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Pelagic; brackish; marine; depth range 80 - 200 m. Schooling species. May enter estuaries.
  • Bigelow, H. B. and Schroeder,W. C., 1953; Collette, B. B. and C. E. Nauen, 1983; Frimodt, C., 1995; Whiteheat, P. J. P., Bauchot, M.-L., Hureau, J.-C., Nielsen, J., Tortonese, E., 1984.
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Migration

Non-Migrant: No. All populations of this species make significant seasonal migrations.

Locally Migrant: No. No populations of this species make local extended movements (generally less than 200 km) at particular times of the year (e.g., to breeding or wintering grounds, to hibernation sites).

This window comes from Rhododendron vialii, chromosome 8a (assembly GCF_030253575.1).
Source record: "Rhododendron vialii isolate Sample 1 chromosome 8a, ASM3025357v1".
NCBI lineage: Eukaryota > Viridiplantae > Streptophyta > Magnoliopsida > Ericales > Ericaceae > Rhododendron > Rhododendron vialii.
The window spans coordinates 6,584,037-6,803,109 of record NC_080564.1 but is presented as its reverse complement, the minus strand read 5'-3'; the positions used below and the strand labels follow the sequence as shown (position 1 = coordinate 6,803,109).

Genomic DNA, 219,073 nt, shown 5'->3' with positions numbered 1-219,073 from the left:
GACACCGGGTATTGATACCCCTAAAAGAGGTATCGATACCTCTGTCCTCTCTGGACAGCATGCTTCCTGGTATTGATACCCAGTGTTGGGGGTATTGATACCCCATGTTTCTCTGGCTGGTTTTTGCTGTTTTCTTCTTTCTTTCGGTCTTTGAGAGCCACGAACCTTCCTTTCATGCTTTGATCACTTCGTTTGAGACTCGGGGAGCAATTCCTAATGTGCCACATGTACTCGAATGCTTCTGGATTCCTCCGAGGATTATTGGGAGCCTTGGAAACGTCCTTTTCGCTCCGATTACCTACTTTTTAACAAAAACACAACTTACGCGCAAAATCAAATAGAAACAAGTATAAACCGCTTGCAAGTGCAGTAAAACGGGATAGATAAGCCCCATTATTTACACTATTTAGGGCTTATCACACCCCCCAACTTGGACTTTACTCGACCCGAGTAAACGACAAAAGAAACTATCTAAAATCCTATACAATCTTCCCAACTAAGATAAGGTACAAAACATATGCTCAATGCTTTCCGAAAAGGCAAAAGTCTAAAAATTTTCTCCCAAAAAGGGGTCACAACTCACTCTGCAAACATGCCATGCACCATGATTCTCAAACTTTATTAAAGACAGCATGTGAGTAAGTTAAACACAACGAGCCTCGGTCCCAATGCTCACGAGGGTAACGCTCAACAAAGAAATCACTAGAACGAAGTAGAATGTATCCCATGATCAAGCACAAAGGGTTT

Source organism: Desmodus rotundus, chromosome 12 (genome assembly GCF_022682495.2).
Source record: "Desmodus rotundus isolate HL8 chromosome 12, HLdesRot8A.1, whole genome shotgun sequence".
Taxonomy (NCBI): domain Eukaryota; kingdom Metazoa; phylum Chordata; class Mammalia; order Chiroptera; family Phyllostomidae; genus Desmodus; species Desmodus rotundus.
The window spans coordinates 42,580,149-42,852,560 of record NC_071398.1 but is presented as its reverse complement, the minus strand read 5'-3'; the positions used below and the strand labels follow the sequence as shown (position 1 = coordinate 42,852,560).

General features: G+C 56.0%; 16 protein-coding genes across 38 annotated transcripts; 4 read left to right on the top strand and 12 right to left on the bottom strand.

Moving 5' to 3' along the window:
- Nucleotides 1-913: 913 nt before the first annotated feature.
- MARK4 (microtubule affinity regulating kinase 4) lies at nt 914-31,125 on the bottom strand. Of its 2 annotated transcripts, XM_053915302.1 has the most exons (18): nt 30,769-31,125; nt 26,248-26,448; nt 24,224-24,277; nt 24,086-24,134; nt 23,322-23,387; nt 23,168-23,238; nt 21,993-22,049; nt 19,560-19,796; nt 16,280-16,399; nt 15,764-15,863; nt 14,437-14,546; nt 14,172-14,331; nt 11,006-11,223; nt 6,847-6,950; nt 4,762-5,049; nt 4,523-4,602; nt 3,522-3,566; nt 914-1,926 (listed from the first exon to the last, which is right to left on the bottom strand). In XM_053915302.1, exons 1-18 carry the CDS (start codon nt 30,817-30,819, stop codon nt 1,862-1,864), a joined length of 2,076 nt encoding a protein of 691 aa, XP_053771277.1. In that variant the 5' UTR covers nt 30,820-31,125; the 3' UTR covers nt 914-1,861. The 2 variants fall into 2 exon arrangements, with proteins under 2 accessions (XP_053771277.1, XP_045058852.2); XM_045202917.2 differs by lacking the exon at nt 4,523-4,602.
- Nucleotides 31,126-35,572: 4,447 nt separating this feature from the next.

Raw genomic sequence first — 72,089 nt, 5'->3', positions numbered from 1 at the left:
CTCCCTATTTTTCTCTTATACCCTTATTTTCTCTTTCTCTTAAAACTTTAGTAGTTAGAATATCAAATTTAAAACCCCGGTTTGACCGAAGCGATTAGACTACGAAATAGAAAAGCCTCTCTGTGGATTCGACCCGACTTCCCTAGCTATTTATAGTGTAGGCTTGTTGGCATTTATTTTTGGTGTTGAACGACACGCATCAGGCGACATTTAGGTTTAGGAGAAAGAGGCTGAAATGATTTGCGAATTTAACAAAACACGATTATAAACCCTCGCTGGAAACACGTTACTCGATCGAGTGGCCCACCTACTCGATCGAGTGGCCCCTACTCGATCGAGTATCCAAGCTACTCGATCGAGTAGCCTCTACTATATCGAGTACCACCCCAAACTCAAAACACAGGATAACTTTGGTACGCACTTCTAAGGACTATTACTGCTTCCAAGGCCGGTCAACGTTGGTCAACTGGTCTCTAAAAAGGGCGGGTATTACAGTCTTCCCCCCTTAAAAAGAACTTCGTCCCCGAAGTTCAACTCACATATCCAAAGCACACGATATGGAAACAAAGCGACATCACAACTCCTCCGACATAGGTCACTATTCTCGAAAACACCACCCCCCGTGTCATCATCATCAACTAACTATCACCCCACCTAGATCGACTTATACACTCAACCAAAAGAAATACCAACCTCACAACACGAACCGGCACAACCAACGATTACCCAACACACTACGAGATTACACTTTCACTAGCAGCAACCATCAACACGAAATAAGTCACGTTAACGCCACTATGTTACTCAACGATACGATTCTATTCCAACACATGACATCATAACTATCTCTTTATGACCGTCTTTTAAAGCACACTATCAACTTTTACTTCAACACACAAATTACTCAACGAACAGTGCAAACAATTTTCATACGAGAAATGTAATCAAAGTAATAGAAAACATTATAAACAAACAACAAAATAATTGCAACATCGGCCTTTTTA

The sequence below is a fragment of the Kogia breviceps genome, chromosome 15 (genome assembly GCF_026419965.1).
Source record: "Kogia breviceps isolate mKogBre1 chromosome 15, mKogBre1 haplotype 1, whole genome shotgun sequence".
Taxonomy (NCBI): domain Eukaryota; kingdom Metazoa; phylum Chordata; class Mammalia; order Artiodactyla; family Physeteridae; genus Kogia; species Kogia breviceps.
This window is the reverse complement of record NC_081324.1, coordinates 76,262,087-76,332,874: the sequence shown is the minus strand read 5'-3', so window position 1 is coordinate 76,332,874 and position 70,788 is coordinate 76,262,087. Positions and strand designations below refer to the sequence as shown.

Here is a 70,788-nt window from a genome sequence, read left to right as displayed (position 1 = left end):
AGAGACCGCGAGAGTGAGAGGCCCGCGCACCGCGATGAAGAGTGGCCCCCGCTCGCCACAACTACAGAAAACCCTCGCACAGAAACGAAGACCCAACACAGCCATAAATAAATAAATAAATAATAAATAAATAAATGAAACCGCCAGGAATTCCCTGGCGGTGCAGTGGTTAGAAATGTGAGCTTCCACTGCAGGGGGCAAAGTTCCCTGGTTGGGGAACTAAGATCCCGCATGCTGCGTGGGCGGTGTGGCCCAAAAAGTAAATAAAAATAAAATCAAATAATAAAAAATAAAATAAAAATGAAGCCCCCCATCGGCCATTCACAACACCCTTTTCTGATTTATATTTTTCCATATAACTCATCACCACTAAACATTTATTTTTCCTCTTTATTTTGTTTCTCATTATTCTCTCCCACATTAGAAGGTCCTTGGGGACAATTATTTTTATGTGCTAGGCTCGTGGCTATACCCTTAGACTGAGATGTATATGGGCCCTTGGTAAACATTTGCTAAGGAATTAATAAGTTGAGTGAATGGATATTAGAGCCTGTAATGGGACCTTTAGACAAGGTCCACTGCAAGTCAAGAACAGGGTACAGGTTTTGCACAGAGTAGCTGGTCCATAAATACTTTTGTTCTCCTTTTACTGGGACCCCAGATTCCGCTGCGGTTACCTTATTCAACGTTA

Locally Migrant: No. No populations of this species make annual migrations of over 200 km.

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Oceanodromous. Migrating within oceans typically between spawning and different feeding areas, as tunas do. Migrations should be cyclical and predictable and cover more than 100 km.
  • Riede, K. 2004 Global register of migratory species - from global to regional scales. Final Report of the R&D-Projekt 808 05 081. Federal Agency for Nature Conservation, Bonn, Germany. 329 p. (Ref. 51243)
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Trophic Strategy

Juveniles and adults are known to be cannibalistic, adults prey primarily on small schooling fishes, the choice of species depending on the locality.